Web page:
Luis Añez, PsyD and Michelle Silva, PsyD, presenters
times of stress and challenge, individuals access hope and strength for
recovery from varied sources. Knowledge about preferred healing practices is
particularly salient in the clinical setting. Among Latino populations,
awareness about unique help-seeking behaviors, the attributed meaning to
hardship, and healing traditions are significant to the therapeutic process and
facilitate the opportunity to promote alternative sources of support. This
presentation will explore Latino healing practices in the context of life in
the United States, relevant cultural values, and implications for assessment
one day program utilizes didactic and experiential learning to provide an
overview to common healing practices among Latina/o populations in community
mental health settings. Participants will gain awareness into complementary
practices among Caribbean and Central American populations, and how these can
intersect with mental health practice and manifest in the clinical setting. The
role of key cultural values and the protective factors associated with
traditional healing practices will be emphasized.
Upon completion of the program the student will be able to:
Identify healing practices commonly
found among Latino populations.
Deliver culturally competent care
through acknowledgement and respect for a client’s preferred healing practice.
Describe how Latino cultural values
promote and help explain traditional healing practices.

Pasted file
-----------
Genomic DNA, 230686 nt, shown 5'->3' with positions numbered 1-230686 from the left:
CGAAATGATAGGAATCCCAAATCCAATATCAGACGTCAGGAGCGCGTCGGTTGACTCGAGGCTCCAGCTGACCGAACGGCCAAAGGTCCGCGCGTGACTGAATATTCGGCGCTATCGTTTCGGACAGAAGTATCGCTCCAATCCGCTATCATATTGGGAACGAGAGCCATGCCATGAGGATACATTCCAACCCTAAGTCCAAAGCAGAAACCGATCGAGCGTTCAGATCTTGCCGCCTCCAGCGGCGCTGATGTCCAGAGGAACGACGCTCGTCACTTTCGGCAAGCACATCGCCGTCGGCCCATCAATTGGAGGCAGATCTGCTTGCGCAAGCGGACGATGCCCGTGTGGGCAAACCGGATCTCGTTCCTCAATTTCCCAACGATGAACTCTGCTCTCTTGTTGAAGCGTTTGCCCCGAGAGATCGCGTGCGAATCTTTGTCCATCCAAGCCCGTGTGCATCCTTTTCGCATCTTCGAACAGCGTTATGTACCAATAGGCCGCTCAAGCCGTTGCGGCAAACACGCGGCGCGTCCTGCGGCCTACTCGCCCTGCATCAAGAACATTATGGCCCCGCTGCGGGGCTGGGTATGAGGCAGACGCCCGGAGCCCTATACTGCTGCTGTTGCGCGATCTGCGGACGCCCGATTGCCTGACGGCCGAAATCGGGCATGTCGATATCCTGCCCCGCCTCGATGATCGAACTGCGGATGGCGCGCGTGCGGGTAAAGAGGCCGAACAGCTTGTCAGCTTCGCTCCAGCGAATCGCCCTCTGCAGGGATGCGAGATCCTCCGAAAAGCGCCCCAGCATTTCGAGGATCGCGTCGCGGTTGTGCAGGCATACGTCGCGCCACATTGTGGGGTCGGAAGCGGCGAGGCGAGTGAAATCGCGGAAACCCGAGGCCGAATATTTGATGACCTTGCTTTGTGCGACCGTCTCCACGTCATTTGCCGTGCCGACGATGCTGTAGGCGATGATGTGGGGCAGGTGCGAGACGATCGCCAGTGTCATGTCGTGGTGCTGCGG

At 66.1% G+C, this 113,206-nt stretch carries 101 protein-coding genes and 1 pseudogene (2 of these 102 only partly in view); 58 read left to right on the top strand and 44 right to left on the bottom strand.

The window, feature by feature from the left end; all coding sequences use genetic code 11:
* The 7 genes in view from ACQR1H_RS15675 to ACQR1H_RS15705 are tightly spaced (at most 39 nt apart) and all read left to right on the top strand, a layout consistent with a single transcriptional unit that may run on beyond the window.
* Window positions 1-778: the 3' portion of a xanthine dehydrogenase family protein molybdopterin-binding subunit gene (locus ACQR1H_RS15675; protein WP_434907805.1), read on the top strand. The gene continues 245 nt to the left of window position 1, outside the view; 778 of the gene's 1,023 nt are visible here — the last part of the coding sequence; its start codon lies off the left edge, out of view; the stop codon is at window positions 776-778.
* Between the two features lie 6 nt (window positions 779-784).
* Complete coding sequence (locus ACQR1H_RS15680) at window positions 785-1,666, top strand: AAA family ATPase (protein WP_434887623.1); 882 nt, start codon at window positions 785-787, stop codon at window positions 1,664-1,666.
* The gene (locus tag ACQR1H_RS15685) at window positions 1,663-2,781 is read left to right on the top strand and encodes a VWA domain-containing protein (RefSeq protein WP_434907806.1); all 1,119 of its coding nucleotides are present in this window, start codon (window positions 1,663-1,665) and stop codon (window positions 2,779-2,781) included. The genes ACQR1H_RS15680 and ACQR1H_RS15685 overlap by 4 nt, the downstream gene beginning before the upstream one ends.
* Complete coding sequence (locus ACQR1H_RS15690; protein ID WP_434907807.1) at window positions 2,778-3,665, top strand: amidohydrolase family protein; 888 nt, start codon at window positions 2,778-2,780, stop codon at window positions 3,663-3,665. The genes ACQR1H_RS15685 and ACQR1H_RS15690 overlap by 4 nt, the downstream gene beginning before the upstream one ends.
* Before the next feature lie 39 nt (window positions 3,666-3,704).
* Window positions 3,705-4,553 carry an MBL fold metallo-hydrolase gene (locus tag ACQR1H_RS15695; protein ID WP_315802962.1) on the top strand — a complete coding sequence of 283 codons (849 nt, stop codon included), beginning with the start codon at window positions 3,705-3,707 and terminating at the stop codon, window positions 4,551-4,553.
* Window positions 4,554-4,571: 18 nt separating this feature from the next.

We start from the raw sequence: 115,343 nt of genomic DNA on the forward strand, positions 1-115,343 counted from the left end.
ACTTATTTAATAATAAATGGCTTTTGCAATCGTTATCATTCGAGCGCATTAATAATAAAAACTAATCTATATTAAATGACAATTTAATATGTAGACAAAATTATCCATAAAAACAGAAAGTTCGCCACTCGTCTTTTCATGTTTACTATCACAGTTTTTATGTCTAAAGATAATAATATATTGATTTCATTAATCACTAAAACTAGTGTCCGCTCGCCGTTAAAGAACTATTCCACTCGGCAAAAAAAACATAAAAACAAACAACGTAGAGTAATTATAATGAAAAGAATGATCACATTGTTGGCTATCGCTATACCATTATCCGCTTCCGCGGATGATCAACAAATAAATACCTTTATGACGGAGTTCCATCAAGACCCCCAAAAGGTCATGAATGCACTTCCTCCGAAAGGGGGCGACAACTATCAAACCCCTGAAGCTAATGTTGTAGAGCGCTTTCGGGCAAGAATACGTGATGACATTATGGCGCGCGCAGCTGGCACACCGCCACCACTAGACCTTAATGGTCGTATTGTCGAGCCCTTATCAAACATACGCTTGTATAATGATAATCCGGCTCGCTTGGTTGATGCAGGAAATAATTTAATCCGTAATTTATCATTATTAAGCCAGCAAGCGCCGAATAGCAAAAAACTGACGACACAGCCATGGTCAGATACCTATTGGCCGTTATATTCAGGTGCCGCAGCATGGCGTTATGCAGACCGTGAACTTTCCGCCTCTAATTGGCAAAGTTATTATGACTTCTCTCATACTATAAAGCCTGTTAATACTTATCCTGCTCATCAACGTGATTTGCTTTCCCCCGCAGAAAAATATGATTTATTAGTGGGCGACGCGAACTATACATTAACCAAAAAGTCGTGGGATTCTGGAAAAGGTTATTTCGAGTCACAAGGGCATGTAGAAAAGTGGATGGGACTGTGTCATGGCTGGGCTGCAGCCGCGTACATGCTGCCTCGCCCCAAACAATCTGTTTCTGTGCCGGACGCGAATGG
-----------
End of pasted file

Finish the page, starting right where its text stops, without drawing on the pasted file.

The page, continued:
Appreciate the role of complementary
belief systems as a source for positive coping among Latino populations.
Program Code: LMH2
6 CE Credits
Location: at MSPP, Newton
Luis Añez, Psy.D., received his doctorate in clinical psychology from the Florida Institute of Technology. He is an Associate Professor in the Department of Psychiatry, Yale University School of Medicine, and serves as the Director of Hispanic Services for the Connecticut Mental Health Center. His research and professional interests focus on training and education, and community based Hispanic behavioral health services. He serves as a national expert consultant on the use of motivational interviewing with Latino populations.
Michelle Silva, Psy.D., received her doctorate in clinical psychology from the University of Hartford. She is currently an Instructor in the Department of Psychiatry at the Yale University School of Medicine and Associate Director of the Connecticut Latino Behavioral Health System. Her areas of professional interest include community-based Latino mental health, the development of culturally informed child and family interventions, the impact of immigration and acculturation, and the creation of culturally congruent behavioral health service systems.